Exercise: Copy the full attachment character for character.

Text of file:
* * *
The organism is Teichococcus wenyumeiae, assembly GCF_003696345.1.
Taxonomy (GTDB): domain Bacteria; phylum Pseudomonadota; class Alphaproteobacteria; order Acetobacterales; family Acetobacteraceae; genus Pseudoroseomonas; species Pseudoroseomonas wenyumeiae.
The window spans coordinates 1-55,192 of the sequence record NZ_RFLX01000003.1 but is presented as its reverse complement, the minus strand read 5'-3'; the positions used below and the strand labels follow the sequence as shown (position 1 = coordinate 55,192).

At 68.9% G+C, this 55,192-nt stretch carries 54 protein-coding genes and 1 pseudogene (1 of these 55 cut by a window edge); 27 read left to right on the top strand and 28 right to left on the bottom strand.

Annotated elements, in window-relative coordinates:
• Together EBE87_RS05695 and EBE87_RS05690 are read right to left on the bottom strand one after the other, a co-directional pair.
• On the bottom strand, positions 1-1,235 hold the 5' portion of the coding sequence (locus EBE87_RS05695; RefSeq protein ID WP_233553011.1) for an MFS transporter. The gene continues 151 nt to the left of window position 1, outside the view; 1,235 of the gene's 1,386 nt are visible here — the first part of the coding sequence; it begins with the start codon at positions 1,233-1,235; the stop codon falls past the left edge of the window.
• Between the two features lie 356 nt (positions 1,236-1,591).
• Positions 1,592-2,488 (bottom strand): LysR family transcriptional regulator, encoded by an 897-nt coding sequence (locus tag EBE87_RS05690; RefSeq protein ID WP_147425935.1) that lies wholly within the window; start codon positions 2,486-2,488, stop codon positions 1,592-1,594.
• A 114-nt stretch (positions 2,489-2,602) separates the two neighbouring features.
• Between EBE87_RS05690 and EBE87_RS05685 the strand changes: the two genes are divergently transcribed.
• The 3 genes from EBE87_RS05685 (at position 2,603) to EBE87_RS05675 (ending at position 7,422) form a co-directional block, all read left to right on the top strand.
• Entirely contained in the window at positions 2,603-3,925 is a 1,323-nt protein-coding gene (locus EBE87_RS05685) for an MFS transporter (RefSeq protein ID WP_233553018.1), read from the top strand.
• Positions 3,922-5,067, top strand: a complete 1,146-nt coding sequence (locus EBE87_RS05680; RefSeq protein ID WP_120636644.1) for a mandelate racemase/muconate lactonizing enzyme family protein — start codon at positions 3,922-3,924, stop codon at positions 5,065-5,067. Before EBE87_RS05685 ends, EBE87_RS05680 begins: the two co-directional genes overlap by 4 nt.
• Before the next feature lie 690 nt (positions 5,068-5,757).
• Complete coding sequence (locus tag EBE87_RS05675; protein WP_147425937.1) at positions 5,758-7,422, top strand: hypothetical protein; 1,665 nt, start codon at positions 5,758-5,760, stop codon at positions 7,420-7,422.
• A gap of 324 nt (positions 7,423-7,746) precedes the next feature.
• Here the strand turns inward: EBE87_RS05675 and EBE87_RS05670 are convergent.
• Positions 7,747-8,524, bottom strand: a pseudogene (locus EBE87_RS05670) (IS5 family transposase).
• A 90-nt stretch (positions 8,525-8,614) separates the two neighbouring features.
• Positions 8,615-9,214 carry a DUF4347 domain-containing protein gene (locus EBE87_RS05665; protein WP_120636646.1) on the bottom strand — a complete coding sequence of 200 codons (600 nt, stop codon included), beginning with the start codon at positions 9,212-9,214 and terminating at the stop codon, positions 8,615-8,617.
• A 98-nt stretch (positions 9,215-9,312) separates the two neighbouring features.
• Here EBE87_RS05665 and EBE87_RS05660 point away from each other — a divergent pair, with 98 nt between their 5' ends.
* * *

The organism is Teichococcus wenyumeiae, assembly GCF_003696345.1.
Taxonomy (GTDB): domain Bacteria; phylum Pseudomonadota; class Alphaproteobacteria; order Acetobacterales; family Acetobacteraceae; genus Pseudoroseomonas; species Pseudoroseomonas wenyumeiae.
The window spans coordinates 1-55,192 of the sequence record NZ_RFLX01000003.1 but is presented as its reverse complement, the minus strand read 5'-3'; the positions used below and the strand labels follow the sequence as shown (position 1 = coordinate 55,192).

At 68.9% G+C, this 55,192-nt stretch carries 54 protein-coding genes and 1 pseudogene (1 of these 55 cut by a window edge); 27 read left to right on the top strand and 28 right to left on the bottom strand.

Annotated elements, in window-relative coordinates:
• Together EBE87_RS05695 and EBE87_RS05690 are read right to left on the bottom strand one after the other, a co-directional pair.
• On the bottom strand, positions 1-1,235 hold the 5' portion of the coding sequence (locus EBE87_RS05695; RefSeq protein ID WP_233553011.1) for an MFS transporter. The gene continues 151 nt to the left of window position 1, outside the view; 1,235 of the gene's 1,386 nt are visible here — the first part of the coding sequence; it begins with the start codon at positions 1,233-1,235; the stop codon falls past the left edge of the window.
• Between the two features lie 356 nt (positions 1,236-1,591).
• Positions 1,592-2,488 (bottom strand): LysR family transcriptional regulator, encoded by an 897-nt coding sequence (locus tag EBE87_RS05690; RefSeq protein ID WP_147425935.1) that lies wholly within the window; start codon positions 2,486-2,488, stop codon positions 1,592-1,594.
• A 114-nt stretch (positions 2,489-2,602) separates the two neighbouring features.
• Between EBE87_RS05690 and EBE87_RS05685 the strand changes: the two genes are divergently transcribed.
• The 3 genes from EBE87_RS05685 (at position 2,603) to EBE87_RS05675 (ending at position 7,422) form a co-directional block, all read left to right on the top strand.
• Entirely contained in the window at positions 2,603-3,925 is a 1,323-nt protein-coding gene (locus EBE87_RS05685) for an MFS transporter (RefSeq protein ID WP_233553018.1), read from the top strand.
• Positions 3,922-5,067, top strand: a complete 1,146-nt coding sequence (locus EBE87_RS05680; RefSeq protein ID WP_120636644.1) for a mandelate racemase/muconate lactonizing enzyme family protein — start codon at positions 3,922-3,924, stop codon at positions 5,065-5,067. Before EBE87_RS05685 ends, EBE87_RS05680 begins: the two co-directional genes overlap by 4 nt.
• Before the next feature lie 690 nt (positions 5,068-5,757).
• Complete coding sequence (locus tag EBE87_RS05675; protein WP_147425937.1) at positions 5,758-7,422, top strand: hypothetical protein; 1,665 nt, start codon at positions 5,758-5,760, stop codon at positions 7,420-7,422.
• A gap of 324 nt (positions 7,423-7,746) precedes the next feature.
• Here the strand turns inward: EBE87_RS05675 and EBE87_RS05670 are convergent.
• Positions 7,747-8,524, bottom strand: a pseudogene (locus EBE87_RS05670) (IS5 family transposase).
• A 90-nt stretch (positions 8,525-8,614) separates the two neighbouring features.
• Positions 8,615-9,214 carry a DUF4347 domain-containing protein gene (locus EBE87_RS05665; protein WP_120636646.1) on the bottom strand — a complete coding sequence of 200 codons (600 nt, stop codon included), beginning with the start codon at positions 9,212-9,214 and terminating at the stop codon, positions 8,615-8,617.
• A 98-nt stretch (positions 9,215-9,312) separates the two neighbouring features.
• Here EBE87_RS05665 and EBE87_RS05660 point away from each other — a divergent pair, with 98 nt between their 5' ends.